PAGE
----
Whatever text you choose, though, you are fitting your ideas into an American template. This process of roadside homogenisation is exactly what Alain Guet, of Paris, has set out to oppose through his Portuguese Pedestrian site. On a visit to Portugal five years ago, Guet's eyes were opened to the culture of signage. A comparative late-comer to the EU, Portugal remains a haven of diversity in road furniture. Here pedestrians are represented as people (see bottom row above), not dummies standardised in Brussels. For Guet, they serve as symbols of a threatened public culture, rather as Britain's red phone boxes came to symbolise pre-Thatcherite public values during the 1980s. His Portuguese Pedestrian Manifesto denounces modernisation that leads to loss of identity, replacing it with "US-style malls and McDonald's franchises", the "French road services' obsession with standardized waysides", which has had calamitous effects on wildflower species, and of course French road signs: "pedestrians, workers and schoolchildren, but for the odd survivor, have all become round-headed lifeless dummies one would gladly run over". Long live the Portuguese pedestrian, he cries; long live "biodiversity, the right to be different, devolution, and quiet driving on countryside roads!"

Sceptics might point out that it's not the road signs which ruin the dream of quiet driving on French country roads, but French drivers. Nevertheless, Guet's vision is that of a truly Communautaire Europe; a rich mosaic of diversity that can reconcile the needs of public safety with characters such as the Portuguese pedestrian silhouette snapped in Estoril, larger than life and visibly excited. Like the Cerne Abbas Giant, El Hombre Grande de Estoril is a graphic gesture of contempt for the buttoned and the uniform. He popped up in Portugal despite the hegemony of the Catholic Church. Will Brussels succeed where Rome failed?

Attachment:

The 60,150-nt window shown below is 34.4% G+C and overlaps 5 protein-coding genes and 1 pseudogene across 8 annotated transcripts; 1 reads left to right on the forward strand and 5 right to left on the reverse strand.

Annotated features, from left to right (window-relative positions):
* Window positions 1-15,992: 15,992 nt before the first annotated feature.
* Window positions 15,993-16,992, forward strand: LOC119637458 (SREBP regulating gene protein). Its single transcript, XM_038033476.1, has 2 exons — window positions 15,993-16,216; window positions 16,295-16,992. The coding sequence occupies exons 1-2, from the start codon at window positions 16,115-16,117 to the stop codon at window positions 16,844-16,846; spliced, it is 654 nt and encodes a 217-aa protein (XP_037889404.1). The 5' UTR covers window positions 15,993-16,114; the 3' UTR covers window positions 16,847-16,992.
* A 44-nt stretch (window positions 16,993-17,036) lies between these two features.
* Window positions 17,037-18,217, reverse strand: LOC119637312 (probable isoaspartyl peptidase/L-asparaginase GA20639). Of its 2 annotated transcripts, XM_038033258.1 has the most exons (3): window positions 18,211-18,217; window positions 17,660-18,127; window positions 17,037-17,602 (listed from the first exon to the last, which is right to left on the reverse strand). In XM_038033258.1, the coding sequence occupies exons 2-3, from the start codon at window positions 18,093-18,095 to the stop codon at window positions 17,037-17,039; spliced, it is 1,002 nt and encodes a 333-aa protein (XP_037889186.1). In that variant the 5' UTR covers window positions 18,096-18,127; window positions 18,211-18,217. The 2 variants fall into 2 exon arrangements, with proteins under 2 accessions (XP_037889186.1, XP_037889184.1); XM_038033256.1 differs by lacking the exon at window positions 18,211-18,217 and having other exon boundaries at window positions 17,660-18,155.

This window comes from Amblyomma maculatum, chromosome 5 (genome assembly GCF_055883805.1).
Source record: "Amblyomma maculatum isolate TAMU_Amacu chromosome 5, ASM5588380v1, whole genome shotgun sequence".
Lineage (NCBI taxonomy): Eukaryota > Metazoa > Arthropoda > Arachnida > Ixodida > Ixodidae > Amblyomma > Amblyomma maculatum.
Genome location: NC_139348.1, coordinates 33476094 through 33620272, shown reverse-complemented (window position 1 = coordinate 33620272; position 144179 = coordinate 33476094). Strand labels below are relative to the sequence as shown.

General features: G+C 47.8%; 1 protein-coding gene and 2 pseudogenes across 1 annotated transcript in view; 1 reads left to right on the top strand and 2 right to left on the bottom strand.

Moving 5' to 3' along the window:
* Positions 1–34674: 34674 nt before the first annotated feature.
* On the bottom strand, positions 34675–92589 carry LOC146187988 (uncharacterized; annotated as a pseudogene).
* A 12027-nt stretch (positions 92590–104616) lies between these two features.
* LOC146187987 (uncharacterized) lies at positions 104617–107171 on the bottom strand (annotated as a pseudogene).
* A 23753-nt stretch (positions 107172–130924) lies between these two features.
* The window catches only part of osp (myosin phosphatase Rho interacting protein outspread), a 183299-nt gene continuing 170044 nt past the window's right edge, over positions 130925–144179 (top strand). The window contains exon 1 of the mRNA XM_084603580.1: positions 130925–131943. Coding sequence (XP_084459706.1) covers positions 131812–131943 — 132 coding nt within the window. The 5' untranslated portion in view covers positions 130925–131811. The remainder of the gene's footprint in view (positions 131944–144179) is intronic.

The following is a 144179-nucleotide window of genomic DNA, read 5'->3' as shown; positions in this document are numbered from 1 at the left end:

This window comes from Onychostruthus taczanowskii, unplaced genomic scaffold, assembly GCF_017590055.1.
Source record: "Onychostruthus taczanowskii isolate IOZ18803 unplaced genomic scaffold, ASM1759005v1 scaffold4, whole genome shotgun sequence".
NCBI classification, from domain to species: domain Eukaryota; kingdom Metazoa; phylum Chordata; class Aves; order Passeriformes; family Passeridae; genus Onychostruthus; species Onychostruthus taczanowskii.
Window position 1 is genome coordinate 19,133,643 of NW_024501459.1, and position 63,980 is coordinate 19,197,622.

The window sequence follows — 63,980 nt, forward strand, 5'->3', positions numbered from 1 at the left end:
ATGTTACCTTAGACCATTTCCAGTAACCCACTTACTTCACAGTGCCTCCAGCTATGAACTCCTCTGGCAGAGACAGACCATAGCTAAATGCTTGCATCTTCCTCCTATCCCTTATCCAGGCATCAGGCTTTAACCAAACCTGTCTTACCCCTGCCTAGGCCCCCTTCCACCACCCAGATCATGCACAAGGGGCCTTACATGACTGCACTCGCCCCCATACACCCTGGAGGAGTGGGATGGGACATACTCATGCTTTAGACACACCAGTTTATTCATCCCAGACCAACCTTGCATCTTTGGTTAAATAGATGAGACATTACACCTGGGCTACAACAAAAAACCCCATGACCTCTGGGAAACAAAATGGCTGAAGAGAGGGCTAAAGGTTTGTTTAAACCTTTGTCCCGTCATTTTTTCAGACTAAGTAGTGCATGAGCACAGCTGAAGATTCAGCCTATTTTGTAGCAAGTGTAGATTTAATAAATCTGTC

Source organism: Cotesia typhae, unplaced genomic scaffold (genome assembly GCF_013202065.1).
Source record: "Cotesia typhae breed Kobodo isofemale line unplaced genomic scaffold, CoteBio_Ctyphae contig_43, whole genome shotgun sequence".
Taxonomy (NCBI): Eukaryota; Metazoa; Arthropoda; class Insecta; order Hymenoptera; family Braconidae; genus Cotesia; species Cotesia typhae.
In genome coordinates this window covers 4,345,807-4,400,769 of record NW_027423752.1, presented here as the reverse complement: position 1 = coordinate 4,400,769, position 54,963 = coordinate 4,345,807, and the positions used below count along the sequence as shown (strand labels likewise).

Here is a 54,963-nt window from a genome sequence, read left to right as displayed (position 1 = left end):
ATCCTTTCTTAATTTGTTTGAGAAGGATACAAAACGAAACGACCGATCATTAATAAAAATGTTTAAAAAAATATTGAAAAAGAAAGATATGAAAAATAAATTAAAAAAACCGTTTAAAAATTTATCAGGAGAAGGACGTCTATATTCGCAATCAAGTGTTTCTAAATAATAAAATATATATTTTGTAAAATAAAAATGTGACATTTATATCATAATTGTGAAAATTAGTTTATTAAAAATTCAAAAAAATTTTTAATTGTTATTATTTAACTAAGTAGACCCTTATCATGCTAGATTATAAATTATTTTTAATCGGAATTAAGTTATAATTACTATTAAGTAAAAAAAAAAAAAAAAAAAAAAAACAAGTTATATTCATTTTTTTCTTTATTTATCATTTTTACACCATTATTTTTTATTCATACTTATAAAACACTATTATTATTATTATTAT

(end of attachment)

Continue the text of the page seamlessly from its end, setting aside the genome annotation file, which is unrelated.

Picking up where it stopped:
Research-It, "your one-step reference desk", contains a battery of forms allowing you to address queries to a variety of Internet reference facilities. Among these are rhyming, pronunciation, computing, biographical, quotation and conventional dictionaries, two thesauruses, North American phone directories, an exchange rate converter featuring currencies from the Albanian Lek to the Vietnamese Dong, and a Bible. There's also a translator called LOGOS, based in Italy, which aims to translate between any of its featured languages. It ranges wide - Latvia to China - but thin, as it depends on its visitors' lexical contributions.